Each gardening season I've experimented with a plant I've never grown before. This year there are actually a few new faces in my garden.
Here is one: meet miss asparagus pea.
I bought the seeds while attending the Chicagoland Flower and Garden show with my buddy Barb this past March. And now, here she is in bloom. I'm advised to pick the pods when they are very small, less then 2 inches, 1 inch preferred, or they will be tough. I'll be checking them twice a day now, as this heat is making things pop. A little steam cooking, and melted butter and I can't wait to let you know if they'll be a regular in my garden from now on. They are very pretty.
In the June/July issue of Organic Gardening there is a recipe for Raspberry Shrub. Though my own plants will not be producing enough this season, my good friends Lovina and Eli will have much to sell. I plan to buy and freeze some and also make a batch of this.The recipe is as follows:
1 cup cider vinegar
6 cups raspberries
1. In a nonreactive bowl, pour vinegar over raspberries. Let stand, covered with a clean cloth or cheesecloth, for 24 to 48 hours (the mixture will become very strong smelling.) Strain with a fine mesh sieve, carefully pressing on the solids to extract as much liquid as possible. discard seeds. Measure liquid (there should be 2 cups.)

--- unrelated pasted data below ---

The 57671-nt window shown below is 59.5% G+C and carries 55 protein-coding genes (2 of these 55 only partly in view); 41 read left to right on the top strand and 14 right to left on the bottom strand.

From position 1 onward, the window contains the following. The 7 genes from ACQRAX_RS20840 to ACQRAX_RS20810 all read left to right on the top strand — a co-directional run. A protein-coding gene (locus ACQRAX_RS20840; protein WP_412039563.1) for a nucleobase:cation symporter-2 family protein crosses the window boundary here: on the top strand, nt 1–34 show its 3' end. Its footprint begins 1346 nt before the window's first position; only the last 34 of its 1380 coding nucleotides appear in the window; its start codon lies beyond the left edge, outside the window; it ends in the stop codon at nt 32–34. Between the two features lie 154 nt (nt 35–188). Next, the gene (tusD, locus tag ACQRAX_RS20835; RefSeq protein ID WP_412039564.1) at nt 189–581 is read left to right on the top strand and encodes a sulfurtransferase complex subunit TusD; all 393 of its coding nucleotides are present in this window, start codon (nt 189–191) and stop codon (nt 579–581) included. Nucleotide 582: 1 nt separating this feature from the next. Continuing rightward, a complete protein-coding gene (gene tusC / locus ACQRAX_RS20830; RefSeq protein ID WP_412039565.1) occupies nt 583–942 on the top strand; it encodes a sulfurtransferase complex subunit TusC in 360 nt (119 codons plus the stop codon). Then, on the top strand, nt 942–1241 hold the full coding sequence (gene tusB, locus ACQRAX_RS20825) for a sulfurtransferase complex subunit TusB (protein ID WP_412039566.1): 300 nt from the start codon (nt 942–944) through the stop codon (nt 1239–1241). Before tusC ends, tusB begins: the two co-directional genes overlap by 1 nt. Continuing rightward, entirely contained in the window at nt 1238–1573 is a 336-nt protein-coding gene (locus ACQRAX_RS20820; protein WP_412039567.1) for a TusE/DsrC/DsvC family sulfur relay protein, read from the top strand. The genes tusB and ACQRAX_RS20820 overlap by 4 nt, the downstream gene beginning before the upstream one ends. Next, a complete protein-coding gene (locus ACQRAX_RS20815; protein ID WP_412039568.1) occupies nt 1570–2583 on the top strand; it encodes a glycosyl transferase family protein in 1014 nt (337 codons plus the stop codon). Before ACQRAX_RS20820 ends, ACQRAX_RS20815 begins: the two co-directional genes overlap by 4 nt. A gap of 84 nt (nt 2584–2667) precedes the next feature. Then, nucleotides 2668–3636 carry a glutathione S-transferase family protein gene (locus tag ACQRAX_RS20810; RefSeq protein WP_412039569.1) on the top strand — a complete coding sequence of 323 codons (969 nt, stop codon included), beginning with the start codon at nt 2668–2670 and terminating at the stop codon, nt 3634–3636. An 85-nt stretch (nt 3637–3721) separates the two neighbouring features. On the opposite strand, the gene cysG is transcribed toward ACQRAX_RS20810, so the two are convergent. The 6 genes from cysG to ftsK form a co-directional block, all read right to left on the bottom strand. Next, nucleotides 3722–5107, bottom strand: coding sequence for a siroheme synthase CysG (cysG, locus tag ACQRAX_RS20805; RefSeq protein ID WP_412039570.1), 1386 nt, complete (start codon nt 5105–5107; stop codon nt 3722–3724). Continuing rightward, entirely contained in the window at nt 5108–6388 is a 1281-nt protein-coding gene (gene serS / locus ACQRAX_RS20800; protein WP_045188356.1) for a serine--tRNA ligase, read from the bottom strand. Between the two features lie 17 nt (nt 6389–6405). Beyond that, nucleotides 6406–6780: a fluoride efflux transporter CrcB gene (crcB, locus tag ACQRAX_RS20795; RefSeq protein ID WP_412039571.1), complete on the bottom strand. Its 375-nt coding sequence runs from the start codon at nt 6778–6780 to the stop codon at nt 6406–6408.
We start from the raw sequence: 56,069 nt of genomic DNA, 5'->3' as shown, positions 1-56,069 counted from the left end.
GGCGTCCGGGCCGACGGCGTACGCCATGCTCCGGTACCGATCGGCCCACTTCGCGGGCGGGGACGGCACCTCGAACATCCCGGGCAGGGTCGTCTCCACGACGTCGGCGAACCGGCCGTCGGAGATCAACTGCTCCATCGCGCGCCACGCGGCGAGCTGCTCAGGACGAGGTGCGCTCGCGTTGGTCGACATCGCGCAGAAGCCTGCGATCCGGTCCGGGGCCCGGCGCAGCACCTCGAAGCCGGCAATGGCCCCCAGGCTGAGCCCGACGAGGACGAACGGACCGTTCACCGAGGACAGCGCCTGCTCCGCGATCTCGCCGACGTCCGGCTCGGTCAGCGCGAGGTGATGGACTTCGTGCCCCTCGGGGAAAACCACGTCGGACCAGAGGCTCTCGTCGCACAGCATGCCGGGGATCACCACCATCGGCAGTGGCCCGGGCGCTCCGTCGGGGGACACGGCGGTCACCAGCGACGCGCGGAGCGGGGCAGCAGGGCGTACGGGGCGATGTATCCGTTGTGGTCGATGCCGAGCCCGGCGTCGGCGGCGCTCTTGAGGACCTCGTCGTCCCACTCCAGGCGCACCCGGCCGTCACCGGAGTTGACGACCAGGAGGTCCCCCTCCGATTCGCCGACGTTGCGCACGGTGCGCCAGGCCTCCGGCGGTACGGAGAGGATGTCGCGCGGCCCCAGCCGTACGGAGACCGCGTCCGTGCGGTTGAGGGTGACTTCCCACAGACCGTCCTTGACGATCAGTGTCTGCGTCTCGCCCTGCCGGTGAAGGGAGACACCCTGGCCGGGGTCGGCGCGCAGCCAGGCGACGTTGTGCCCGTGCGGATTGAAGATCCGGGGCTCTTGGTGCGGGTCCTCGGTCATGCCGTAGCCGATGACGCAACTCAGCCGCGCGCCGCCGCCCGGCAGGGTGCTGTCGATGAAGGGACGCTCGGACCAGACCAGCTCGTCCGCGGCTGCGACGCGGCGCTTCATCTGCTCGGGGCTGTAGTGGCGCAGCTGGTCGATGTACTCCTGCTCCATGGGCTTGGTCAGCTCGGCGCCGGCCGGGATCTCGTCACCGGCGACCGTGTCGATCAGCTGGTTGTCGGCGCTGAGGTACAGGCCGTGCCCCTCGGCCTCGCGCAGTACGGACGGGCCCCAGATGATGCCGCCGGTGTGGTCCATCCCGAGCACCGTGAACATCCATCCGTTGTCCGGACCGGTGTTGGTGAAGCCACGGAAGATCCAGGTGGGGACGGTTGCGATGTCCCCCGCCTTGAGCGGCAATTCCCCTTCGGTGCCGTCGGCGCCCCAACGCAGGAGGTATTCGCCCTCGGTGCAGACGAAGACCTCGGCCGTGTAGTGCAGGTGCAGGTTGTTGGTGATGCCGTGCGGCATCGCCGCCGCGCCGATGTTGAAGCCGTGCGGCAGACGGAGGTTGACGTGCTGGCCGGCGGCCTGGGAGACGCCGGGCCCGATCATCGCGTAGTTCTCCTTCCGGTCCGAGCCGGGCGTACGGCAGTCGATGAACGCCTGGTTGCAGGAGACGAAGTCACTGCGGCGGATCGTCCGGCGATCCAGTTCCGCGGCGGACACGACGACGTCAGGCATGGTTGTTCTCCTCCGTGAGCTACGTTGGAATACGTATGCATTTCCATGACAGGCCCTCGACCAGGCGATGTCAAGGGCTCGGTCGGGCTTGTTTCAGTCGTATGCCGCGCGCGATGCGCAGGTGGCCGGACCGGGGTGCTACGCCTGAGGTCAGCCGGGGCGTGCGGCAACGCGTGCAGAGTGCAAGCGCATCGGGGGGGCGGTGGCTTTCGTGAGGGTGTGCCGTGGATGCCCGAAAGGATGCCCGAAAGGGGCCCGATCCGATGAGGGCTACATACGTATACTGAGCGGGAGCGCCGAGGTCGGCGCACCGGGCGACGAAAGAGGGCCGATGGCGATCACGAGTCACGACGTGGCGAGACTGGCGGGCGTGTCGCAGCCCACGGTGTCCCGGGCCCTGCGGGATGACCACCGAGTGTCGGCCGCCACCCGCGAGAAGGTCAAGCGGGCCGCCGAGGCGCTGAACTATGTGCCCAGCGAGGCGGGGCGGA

2. In a medium saucepan, add liquid and for every 2 cups liquid, 1 scant cup of sugar. Bring to boil, reduce heat, and simmer for 20 minutes. Cool, pour into glass jars, and cover tightly. As it ages, the shrub will take on a syruplike consistency. Keep in a cool dark place until needed. Raspberry shrub will keep for months if refrigerated.
3. To serve: In a tall glass filled with ice, pour 2 tablespoons shrub. Fill glass with cold water, seltzer water, lemonade or ginger ale.
It does sound delicious, no??
Last evening when I put the chickens to bed I spotted a family of raccoons walking across the orchard and my heart quickened a bit worrying about the hens. My friend down the road lost some of her chickens to raccoons. Lately I've found some evidence of raccoons (they just love to dig in pots or the ground where I've recently used or added my favorite potting mix.) I spotted a lone adult a few nights ago, but seeing this whole family made me hope they were just passing through and haven't taken up residence in the wreck of a barn on the edge of our property. (you can see that wreck on the far edge of the middle photo above.) Handy, my fruits, vegetables, and chickens so nearby, who could blame them.